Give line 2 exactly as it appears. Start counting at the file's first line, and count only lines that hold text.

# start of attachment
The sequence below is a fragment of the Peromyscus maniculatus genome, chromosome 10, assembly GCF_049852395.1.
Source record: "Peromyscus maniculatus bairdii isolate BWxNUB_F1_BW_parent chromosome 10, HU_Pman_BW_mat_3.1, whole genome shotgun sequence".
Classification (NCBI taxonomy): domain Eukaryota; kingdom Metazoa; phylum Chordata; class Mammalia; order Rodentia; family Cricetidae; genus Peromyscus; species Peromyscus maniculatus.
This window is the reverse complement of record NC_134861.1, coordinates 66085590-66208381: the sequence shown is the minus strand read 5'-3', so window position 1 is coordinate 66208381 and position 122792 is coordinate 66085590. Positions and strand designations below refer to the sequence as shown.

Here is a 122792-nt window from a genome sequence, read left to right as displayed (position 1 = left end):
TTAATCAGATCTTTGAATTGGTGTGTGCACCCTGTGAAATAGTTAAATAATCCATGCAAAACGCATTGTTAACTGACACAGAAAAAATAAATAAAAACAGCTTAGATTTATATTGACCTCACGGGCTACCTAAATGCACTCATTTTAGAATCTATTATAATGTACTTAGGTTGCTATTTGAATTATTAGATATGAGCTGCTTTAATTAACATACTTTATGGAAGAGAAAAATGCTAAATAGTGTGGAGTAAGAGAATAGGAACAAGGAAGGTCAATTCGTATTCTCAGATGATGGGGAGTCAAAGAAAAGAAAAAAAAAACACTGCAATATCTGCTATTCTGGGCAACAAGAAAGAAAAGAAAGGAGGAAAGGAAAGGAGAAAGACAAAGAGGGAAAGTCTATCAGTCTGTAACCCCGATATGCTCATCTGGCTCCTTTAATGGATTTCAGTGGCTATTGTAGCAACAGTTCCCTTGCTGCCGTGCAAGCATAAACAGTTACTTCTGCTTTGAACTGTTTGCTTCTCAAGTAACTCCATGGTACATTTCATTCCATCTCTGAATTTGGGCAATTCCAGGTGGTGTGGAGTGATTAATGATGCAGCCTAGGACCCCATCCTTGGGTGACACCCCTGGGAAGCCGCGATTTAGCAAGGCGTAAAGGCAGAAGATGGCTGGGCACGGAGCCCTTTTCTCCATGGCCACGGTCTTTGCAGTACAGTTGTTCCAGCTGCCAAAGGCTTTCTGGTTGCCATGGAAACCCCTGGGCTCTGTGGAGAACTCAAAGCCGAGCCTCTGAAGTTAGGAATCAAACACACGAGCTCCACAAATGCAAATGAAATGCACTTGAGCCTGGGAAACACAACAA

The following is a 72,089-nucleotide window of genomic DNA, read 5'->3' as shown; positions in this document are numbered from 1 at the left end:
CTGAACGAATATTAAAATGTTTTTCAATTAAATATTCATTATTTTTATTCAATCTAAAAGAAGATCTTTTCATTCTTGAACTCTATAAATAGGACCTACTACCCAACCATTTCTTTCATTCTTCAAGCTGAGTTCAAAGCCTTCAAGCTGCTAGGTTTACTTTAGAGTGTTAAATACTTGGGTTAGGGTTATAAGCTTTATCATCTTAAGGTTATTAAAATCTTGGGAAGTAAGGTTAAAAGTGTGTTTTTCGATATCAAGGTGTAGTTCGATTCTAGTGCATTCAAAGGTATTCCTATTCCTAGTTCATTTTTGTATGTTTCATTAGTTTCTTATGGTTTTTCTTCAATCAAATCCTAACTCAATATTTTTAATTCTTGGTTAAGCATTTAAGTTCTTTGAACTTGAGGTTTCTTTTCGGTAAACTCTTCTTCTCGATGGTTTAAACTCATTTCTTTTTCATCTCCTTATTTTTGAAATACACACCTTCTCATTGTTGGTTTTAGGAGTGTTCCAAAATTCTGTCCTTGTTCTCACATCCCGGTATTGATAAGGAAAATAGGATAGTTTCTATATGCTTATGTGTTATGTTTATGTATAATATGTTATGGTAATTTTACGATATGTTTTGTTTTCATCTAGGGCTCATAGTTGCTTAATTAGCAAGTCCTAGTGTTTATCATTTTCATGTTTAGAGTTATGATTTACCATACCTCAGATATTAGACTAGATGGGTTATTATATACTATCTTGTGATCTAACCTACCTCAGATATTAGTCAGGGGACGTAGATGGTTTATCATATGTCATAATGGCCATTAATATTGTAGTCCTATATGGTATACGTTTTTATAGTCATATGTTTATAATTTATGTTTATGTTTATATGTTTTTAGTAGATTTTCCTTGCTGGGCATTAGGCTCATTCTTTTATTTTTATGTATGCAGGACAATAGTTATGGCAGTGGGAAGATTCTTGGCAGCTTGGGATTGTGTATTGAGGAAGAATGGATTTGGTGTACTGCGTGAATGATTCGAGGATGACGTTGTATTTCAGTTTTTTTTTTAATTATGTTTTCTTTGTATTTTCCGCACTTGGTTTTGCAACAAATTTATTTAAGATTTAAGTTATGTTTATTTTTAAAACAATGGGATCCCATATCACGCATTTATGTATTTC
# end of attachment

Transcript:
Source record: "Peromyscus maniculatus bairdii isolate BWxNUB_F1_BW_parent chromosome 10, HU_Pman_BW_mat_3.1, whole genome shotgun sequence".